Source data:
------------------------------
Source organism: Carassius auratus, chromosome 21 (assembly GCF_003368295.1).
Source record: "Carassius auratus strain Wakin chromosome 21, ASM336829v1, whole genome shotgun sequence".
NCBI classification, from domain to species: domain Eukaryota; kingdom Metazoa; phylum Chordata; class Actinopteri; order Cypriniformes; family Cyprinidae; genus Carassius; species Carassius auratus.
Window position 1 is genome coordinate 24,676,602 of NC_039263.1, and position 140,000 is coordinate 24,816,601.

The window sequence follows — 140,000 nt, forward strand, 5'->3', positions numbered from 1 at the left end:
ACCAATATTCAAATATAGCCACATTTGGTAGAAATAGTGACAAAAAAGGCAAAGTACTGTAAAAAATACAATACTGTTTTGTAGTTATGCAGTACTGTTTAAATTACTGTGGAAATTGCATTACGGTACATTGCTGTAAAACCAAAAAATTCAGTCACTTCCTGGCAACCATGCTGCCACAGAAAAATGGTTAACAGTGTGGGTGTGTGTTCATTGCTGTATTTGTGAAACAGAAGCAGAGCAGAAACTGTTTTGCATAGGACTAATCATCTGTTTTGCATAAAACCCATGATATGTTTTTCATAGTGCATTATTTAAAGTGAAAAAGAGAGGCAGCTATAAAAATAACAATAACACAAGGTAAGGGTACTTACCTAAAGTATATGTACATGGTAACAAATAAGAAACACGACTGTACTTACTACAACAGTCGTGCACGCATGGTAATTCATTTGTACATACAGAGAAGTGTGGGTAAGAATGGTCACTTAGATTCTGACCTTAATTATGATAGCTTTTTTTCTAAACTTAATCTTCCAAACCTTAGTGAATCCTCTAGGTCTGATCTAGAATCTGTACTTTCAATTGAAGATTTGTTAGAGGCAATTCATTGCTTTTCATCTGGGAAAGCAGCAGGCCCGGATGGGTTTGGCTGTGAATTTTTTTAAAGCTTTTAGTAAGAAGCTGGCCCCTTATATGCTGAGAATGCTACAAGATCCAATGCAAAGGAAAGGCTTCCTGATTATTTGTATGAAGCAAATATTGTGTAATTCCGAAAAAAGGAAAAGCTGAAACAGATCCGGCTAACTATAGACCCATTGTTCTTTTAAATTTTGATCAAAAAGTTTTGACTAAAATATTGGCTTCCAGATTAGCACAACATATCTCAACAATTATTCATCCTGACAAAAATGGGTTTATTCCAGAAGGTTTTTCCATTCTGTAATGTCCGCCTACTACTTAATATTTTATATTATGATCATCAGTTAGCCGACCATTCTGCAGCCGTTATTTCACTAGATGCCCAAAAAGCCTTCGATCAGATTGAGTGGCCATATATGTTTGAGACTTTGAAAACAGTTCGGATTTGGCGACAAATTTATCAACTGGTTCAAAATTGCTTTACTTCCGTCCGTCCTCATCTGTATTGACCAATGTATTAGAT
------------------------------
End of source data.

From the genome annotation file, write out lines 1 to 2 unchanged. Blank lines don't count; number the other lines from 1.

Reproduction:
Source organism: Carassius auratus, chromosome 21 (assembly GCF_003368295.1).
Source record: "Carassius auratus strain Wakin chromosome 21, ASM336829v1, whole genome shotgun sequence".